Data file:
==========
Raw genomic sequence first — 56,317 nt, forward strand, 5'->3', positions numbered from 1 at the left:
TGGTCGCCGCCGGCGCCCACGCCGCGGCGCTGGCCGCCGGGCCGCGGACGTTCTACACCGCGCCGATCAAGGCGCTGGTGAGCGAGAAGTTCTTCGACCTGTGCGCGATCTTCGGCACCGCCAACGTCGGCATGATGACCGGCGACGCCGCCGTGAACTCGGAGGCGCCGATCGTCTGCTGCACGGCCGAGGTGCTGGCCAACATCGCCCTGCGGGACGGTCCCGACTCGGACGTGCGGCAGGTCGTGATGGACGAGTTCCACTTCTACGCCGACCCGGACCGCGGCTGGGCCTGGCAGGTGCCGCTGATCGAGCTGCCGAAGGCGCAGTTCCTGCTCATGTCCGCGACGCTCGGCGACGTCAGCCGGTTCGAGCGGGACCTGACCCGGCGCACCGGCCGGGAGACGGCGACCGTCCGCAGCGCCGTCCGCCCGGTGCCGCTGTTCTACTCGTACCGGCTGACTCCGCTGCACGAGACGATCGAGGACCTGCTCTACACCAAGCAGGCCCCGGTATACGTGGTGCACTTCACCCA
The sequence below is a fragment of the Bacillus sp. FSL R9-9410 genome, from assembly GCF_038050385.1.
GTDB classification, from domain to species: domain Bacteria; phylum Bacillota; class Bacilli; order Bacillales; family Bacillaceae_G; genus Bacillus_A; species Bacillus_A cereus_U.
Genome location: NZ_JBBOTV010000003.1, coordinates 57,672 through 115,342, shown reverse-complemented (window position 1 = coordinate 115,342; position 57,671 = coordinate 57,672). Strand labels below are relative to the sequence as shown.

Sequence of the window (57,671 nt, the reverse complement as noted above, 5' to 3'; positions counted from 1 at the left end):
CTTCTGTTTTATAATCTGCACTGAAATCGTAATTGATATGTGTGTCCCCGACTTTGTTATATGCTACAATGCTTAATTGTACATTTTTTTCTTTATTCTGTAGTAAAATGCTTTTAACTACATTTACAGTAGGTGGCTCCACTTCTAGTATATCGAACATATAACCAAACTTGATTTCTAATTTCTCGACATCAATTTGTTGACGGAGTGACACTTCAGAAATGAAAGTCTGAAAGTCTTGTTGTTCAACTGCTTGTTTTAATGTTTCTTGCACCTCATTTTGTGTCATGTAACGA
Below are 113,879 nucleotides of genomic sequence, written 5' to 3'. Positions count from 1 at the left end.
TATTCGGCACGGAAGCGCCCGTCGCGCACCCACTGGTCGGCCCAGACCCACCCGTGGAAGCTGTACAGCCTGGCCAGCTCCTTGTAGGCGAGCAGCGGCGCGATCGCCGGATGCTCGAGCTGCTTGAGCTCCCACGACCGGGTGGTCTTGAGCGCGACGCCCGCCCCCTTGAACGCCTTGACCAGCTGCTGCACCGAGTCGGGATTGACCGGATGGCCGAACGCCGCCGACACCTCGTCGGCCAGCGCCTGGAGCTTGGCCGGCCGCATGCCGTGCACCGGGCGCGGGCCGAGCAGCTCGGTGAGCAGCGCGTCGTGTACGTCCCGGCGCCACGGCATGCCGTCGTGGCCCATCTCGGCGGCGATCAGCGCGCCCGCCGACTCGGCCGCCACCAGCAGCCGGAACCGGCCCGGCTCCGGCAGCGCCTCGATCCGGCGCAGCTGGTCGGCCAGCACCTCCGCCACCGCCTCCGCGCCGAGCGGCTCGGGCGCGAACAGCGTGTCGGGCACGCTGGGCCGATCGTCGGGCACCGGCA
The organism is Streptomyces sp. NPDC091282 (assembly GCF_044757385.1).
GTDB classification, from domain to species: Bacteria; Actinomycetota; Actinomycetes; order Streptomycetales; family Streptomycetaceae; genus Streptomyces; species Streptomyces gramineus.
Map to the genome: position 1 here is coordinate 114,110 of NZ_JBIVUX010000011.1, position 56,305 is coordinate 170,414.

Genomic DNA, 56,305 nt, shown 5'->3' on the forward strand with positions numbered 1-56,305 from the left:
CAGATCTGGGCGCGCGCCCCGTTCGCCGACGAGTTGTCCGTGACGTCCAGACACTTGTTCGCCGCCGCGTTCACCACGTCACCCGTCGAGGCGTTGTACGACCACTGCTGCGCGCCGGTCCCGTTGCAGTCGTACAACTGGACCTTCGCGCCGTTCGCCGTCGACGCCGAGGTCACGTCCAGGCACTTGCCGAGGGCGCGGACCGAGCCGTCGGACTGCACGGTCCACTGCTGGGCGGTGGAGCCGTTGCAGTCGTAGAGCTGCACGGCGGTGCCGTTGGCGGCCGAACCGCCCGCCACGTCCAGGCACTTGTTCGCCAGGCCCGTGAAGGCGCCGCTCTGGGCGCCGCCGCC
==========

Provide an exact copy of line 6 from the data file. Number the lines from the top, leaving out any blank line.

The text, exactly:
Sequence of the window (57,671 nt, the reverse complement as noted above, 5' to 3'; positions counted from 1 at the left end):